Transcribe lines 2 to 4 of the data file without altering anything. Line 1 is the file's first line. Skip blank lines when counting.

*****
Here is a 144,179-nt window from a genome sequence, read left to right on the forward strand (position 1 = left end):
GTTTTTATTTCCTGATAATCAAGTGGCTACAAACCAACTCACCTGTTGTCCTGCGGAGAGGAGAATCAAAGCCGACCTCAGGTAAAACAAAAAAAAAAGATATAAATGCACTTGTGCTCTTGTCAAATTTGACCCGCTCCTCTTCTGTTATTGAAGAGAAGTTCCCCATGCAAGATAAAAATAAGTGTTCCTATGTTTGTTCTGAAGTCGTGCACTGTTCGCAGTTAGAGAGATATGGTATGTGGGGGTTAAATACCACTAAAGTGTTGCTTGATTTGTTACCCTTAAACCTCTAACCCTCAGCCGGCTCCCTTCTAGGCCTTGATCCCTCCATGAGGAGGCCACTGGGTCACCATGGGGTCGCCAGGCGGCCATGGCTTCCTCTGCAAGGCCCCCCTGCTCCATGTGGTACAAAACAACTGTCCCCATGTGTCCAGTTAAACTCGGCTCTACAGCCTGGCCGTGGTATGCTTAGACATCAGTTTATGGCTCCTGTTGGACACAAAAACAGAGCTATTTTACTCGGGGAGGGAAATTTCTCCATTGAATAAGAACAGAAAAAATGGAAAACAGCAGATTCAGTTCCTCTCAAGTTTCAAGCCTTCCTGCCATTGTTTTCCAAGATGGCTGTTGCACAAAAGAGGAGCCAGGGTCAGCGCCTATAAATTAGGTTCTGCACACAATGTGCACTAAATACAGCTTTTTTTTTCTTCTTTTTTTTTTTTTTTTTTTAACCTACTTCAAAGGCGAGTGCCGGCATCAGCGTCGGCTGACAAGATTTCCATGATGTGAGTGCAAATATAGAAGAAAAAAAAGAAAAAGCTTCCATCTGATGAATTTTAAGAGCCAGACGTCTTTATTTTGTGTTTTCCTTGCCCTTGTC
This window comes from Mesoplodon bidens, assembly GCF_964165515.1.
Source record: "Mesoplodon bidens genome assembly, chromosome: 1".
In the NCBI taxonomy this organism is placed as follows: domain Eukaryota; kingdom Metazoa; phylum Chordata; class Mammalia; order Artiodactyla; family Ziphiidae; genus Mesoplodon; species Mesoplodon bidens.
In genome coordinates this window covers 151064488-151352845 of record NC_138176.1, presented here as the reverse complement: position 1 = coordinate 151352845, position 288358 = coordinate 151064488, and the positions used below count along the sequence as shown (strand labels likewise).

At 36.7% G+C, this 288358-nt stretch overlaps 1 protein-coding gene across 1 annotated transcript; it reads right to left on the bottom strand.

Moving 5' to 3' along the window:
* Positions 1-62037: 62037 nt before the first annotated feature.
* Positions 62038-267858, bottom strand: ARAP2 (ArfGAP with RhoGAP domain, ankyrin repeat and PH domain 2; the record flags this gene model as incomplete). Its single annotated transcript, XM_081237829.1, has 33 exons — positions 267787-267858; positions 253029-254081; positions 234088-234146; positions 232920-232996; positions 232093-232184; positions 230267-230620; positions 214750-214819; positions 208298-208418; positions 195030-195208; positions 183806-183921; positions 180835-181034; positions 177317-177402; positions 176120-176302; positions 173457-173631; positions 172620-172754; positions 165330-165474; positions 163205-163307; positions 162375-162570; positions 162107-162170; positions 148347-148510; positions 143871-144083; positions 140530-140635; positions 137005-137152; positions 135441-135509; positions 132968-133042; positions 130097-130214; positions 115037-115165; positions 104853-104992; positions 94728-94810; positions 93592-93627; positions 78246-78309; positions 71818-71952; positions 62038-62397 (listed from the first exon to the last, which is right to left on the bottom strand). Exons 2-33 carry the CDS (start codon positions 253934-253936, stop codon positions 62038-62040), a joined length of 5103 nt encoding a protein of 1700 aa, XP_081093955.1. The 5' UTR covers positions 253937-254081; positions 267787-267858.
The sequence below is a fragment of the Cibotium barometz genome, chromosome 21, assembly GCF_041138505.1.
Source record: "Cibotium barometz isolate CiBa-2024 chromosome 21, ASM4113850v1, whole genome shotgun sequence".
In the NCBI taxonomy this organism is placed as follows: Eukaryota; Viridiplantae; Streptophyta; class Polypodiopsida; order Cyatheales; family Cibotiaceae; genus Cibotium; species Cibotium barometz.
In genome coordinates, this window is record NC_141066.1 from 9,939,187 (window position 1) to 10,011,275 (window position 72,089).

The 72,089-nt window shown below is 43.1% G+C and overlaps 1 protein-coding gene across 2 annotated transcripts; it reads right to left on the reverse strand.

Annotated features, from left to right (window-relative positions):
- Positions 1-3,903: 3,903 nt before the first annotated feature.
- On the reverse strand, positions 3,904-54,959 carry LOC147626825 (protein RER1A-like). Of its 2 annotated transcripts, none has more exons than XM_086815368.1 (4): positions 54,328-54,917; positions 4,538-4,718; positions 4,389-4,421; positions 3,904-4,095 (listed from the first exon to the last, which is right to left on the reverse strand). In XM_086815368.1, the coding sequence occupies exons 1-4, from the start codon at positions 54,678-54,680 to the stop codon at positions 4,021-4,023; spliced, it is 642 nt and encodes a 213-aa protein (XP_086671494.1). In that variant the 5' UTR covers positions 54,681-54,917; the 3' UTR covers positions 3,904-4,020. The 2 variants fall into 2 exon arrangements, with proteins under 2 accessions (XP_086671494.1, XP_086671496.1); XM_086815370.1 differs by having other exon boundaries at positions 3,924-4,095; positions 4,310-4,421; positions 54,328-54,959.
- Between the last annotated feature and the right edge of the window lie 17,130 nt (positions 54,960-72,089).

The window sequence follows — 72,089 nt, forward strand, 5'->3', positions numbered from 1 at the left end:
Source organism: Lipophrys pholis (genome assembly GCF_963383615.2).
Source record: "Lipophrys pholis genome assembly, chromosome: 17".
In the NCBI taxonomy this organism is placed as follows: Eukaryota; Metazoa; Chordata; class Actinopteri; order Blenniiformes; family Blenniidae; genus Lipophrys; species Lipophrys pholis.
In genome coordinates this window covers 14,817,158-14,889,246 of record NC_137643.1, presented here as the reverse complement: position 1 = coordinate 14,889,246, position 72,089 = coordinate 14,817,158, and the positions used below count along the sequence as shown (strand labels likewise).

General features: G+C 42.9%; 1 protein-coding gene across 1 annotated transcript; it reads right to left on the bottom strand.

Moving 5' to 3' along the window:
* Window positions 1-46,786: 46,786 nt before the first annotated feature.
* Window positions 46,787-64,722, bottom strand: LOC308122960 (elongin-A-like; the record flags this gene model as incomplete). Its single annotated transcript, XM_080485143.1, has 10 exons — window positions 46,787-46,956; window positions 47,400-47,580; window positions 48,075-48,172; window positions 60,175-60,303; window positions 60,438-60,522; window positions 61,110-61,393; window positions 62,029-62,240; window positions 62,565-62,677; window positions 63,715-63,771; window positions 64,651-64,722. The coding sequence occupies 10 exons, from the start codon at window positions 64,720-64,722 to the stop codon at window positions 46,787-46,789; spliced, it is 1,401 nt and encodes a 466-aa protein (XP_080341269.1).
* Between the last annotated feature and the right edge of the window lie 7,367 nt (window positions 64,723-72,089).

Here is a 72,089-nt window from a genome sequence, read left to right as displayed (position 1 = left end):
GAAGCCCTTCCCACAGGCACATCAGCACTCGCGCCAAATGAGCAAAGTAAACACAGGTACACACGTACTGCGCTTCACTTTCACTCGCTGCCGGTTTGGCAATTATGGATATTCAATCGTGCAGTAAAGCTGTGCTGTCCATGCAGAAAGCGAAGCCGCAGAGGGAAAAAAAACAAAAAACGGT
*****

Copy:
GTTTTTATTTCCTGATAATCAAGTGGCTACAAACCAACTCACCTGTTGTCCTGCGGAGAGGAGAATCAAAGCCGACCTCAGGTAAAACAAAAAAAAAAGATATAAATGCACTTGTGCTCTTGTCAAATTTGACCCGCTCCTCTTCTGTTATTGAAGAGAAGTTCCCCATGCAAGATAAAAATAAGTGTTCCTATGTTTGTTCTGAAGTCGTGCACTGTTCGCAGTTAGAGAGATATGGTATGTGGGGGTTAAATACCACTAAAGTGTTGCTTGATTTGTTACCCTTAAACCTCTAACCCTCAGCCGGCTCCCTTCTAGGCCTTGATCCCTCCATGAGGAGGCCACTGGGTCACCATGGGGTCGCCAGGCGGCCATGGCTTCCTCTGCAAGGCCCCCCTGCTCCATGTGGTACAAAACAACTGTCCCCATGTGTCCAGTTAAACTCGGCTCTACAGCCTGGCCGTGGTATGCTTAGACATCAGTTTATGGCTCCTGTTGGACACAAAAACAGAGCTATTTTACTCGGGGAGGGAAATTTCTCCATTGAATAAGAACAGAAAAAATGGAAAACAGCAGATTCAGTTCCTCTCAAGTTTCAAGCCTTCCTGCCATTGTTTTCCAAGATGGCTGTTGCACAAAAGAGGAGCCAGGGTCAGCGCCTATAAATTAGGTTCTGCACACAATGTGCACTAAATACAGCTTTTTTTTTCTTCTTTTTTTTTTTTTTTTTTTAACCTACTTCAAAGGCGAGTGCCGGCATCAGCGTCGGCTGACAAGATTTCCATGATGTGAGTGCAAATATAGAAGAAAAAAAAGAAAAAGCTTCCATCTGATGAATTTTAAGAGCCAGACGTCTTTATTTTGTGTTTTCCTTGCCCTTGTC
This window comes from Mesoplodon bidens, assembly GCF_964165515.1.
Source record: "Mesoplodon bidens genome assembly, chromosome: 1".